Last winter, amid the notoriously frozen tundra of the winter movie calendar, two movies became phenomena in ways that might have surprised even the people who made them.
"Paul Blart: Mall Cop" and "Taken" each topped $145 million in domestic box office to become among the highest-grossing films released in the January-February period. The only three figures in contemporary moviedom who've managed to earn more during these months are Will Smith ("Hitch"), Hannibal Lecter ("Hannibal") and Jesus ("Passion of the Christ"). "Blart" and "Taken," not insignificantly, also irked plenty of critics -- Liam Neeson's vigilante antics eked out some, but not a lot of, sympathy from more fan-ish reviewers to land a 57% Rotten Tomtaoes score. "Blart" wasn’t as lucky -- it managed just 37%. But lest one think 2009 was some kind of alignment-of-the-planets fluke, it wasn’t. This weekend could see two films that get almost as much love from the At the Movies set -- but still make something approaching Blart-level money."The Wolfman," which has earned just a 31% approval rating on Rotten Tomatoes, is already drawing reviews Kevin James would feel at home with ("If you think the Wolfman is conflicted, that's nothing compared with the filmmakers ... the film unfolds in both predictable and problematic ways," Betsy Sharkey writes in the Los Angeles Times).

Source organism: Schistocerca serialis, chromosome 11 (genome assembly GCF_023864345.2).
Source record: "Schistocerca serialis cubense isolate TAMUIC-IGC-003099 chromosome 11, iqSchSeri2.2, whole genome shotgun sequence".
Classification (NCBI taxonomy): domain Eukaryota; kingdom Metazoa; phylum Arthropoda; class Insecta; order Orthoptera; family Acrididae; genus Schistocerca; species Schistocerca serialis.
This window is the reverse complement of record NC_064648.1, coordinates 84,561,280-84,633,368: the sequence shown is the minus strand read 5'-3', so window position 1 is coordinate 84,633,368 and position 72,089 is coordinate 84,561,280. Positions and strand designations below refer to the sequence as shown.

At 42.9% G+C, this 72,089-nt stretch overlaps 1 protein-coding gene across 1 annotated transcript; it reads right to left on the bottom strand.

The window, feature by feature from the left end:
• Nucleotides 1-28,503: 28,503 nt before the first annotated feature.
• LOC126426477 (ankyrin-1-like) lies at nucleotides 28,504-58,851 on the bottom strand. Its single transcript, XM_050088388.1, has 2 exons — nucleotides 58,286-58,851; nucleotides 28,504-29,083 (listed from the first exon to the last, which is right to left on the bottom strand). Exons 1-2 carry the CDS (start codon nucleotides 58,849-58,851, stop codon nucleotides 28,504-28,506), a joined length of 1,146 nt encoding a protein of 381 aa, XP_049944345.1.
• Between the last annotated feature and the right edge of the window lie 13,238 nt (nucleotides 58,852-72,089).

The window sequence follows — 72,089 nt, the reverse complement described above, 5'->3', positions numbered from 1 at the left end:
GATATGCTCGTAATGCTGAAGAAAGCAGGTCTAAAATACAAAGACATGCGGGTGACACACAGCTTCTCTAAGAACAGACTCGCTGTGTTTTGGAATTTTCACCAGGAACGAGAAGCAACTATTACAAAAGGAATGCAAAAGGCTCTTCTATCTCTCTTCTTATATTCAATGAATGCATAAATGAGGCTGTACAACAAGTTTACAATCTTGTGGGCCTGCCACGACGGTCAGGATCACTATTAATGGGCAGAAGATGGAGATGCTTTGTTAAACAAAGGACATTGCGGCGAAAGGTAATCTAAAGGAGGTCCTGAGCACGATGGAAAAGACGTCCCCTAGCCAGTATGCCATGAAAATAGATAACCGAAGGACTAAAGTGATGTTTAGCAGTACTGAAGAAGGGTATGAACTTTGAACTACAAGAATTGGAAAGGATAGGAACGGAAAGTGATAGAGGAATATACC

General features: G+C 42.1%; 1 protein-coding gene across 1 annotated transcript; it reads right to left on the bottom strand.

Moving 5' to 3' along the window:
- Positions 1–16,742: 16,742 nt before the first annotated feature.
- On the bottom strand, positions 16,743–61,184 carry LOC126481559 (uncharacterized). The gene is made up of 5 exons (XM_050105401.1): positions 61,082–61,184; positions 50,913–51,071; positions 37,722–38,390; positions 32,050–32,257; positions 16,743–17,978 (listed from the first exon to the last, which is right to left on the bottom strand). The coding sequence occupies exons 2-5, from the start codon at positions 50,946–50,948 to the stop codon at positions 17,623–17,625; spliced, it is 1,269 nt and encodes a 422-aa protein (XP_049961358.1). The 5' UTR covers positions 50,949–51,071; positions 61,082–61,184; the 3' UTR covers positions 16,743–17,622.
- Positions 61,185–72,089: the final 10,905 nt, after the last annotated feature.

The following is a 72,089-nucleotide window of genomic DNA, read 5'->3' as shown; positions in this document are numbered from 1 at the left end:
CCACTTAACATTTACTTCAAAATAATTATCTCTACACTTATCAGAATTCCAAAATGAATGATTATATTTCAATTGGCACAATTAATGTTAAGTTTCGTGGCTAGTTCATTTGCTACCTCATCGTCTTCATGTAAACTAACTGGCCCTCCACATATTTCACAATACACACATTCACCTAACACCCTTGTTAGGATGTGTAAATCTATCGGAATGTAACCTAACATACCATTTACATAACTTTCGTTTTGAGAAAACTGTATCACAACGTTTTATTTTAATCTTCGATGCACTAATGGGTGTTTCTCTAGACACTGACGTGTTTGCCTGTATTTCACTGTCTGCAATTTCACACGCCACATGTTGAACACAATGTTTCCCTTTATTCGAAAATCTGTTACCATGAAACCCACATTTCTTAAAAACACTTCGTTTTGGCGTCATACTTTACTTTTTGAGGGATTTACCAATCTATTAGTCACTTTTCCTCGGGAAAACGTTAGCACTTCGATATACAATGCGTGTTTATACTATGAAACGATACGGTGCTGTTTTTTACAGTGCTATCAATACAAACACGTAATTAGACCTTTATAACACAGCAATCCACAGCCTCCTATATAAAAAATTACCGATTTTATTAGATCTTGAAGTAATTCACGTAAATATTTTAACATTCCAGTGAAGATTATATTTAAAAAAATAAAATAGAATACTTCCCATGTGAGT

Yet even with what will surely be some weak word-of-mouth, the film could ride a strong Friday to a $35 million opening. (Barring a full-moon-like event, the film's total won't cross the $100-million mark.)
"Valentine's Day" is an even more egregious case. The star-stew of a romantic comedy currently sits as the worst-reviewed movie of the year -- just a measly 14% of critics on Rotten Tomatoes. It's been so badly received that it actually makes "Percy Jackson & the Olympians," the third film opening wide this weekend, look like an Oscar candidate.
But bad reviews will be no impediment to the date-night business the film is poised to do, according to most box-office experts, including our own Ben Fritz. The film's opening could top the record romantic-comedy opening of "Sex and the City." And when all is said and done, the movie has a shot to top the $145 million threshold of "Blart" and "Taken.”
The widening gap between quality – er, critical assessment -- and box office is nothing new, even if it is a sign of the times. "Transformers: Revenge of the Fallen" made $400 million last summer despite getting just a 20% approval rating on Rotten Tomatoes.
But it's worth noting that while some summer franchises often are critically panned but commercially loved, that divergence is newer to winter. In this season, critics tend to pan the movies and audiences tend to stay away, at least in mega-size numbers. Yet slowly but surely, the second half of that equation is changing. Audiences like going to the multiplex even in these wintry months … even if the films they see offer little more than a slushy mess.
Photo: "The Wolfman." Credit: Universal Pictures